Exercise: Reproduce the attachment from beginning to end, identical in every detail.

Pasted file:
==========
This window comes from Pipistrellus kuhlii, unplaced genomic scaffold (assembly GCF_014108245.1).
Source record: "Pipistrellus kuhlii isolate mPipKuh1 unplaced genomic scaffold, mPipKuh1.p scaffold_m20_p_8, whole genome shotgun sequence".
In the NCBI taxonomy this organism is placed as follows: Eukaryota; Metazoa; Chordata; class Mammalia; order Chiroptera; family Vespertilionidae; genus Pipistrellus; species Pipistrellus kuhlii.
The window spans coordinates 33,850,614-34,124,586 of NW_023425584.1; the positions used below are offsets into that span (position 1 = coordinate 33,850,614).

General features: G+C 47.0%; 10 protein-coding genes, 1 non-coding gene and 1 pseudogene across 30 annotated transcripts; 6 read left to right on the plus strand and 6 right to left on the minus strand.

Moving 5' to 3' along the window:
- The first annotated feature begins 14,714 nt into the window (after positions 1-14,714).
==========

This window comes from Pipistrellus kuhlii, unplaced genomic scaffold (assembly GCF_014108245.1).
Source record: "Pipistrellus kuhlii isolate mPipKuh1 unplaced genomic scaffold, mPipKuh1.p scaffold_m20_p_8, whole genome shotgun sequence".
In the NCBI taxonomy this organism is placed as follows: Eukaryota; Metazoa; Chordata; class Mammalia; order Chiroptera; family Vespertilionidae; genus Pipistrellus; species Pipistrellus kuhlii.
The window spans coordinates 33,850,614-34,124,586 of NW_023425584.1; the positions used below are offsets into that span (position 1 = coordinate 33,850,614).

General features: G+C 47.0%; 10 protein-coding genes, 1 non-coding gene and 1 pseudogene across 30 annotated transcripts; 6 read left to right on the plus strand and 6 right to left on the minus strand.

Moving 5' to 3' along the window:
- The first annotated feature begins 14,714 nt into the window (after positions 1-14,714).